Links Daily Devotional

Down and Up

For if we have been united with him in a death like his, we shall certainly be united with him in a resurrection like his. (Romans 6:5, ESV)

There is no novelty in saying that golf can be a frustrating game. But why is that? Why do some naturally talented athletes in other sports find it so difficult to master the game? I think part of the answer has to do with some of the counterintuitive components of the game.

For example, chipping and pitching are comprised of some of the most difficult and intricate skills to develop. One of the main problems golfers of all levels have with the little wedge game is the concept that one must hit downward for the ball to lift up into the air. Our natural instinct is to help the ball up with our own hands to its desired trajectory instead of trusting the club to do the work. By doing so, we inadvertently “scoop” at the ball, often scooping a lot more earth than desired, resulting in the dreaded chunk shot, or sometimes scooping altogether above ground, resulting in the equally dreaded skull shot. It seems unnatural and illogical to expect the ball to rise upwards from a downward blow. But this is golf physics; that is how golf works.

“Kingdom physics” likewise requires trust and renewed thinking. It was altogether illogical that the Holy One of God, wholly blameless, would “become sin,” and would bear the wrath of God in our place (2 Corinthians 5:21). It was unnatural for the Son of God to die, and to be raised up from the tomb three days later. And it is altogether ridiculous that he would do this for ungodly sinners (Romans 5:6-8). Yet this is what happened. The resurrection, as irrational as it may seem, stands as the most reasonable explanation for the events that occurred in the first century. It is hard to believe, but this is kingdom physics; that is how God works!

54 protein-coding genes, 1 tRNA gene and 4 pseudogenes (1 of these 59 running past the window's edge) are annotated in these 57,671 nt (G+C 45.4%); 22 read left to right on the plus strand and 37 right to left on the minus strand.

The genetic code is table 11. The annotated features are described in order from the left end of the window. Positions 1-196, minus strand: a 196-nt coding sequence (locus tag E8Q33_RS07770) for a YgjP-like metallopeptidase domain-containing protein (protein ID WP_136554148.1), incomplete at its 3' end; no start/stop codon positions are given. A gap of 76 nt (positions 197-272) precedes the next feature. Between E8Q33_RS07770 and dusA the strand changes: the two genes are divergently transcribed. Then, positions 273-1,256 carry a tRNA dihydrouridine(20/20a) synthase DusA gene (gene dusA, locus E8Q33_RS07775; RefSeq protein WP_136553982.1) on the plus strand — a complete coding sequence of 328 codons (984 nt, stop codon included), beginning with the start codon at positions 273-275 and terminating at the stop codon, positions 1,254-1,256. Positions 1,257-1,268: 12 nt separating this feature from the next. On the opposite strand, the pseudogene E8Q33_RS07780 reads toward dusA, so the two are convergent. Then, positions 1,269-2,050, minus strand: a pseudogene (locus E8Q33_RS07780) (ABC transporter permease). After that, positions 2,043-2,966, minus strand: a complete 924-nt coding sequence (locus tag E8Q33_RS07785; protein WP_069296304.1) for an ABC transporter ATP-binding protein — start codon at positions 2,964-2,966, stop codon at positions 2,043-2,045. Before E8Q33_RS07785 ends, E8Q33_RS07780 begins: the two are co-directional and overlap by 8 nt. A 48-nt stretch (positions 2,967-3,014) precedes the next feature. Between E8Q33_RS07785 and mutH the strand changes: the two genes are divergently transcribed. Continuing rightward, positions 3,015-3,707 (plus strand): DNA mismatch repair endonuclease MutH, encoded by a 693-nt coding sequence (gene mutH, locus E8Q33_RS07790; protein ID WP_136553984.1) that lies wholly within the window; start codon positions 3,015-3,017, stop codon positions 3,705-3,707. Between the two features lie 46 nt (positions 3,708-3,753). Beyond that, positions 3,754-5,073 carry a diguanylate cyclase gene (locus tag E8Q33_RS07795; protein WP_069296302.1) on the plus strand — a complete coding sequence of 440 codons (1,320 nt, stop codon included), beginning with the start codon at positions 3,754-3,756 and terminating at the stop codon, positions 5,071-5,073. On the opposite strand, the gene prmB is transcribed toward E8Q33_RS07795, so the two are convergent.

The Scriptures reveal to us a different world. In them we read that “what is sown is perishable; what is raised is imperishable” (1 Corinthians 15:42b), “the last will be first, and the first last” (Matthew 20:16), and Jesus says “whoever loses his life for my sake will find it” (Matthew 16:35b).

Losing our lives? Doesn’t this go completely against our survival instincts? Against our desire not only to survive, but to thrive above everyone and anyone? Isn’t this imperative too much to ask? You may be thinking it’s not about physical life and comforts, but the martyrs would disagree. You may say it’s only spiritual, but your emotions and your will would disagree. We don’t handle being humbled very well; we all have a breaking point where that ugly pride rises up. There is a real unwillingness in us to go all the way down there—we all scoop at it. Some of us “chunk” it by rebelling against God and some of us “top” it trying to humble ourselves with the secret motivation of our own exaltation and not Christ’s exaltation.

Is there then any hope for us? Today’s passage brings a sure way to mind. It centers us in the trajectory of Christ, and how, when united with him, we are certainly transported all the way down and risen all the way up. A good example might inspire us to great efforts, but a Savior brings us to worship and trust in him. A Savior loosens the chains of pride and unbelief. A Savior takes us beyond our breaking point.

With the pitch shot, the loft of the wedge is reliable to get the ball in the air. In the same way, Christ’s atoning work is trustworthy for our resurrection—he is holy and lofty enough to cover and raise you and your sinful nature into eternal life. Praise God for his kingdom physics!

Isabelle Beisiegel
May 22, 2014
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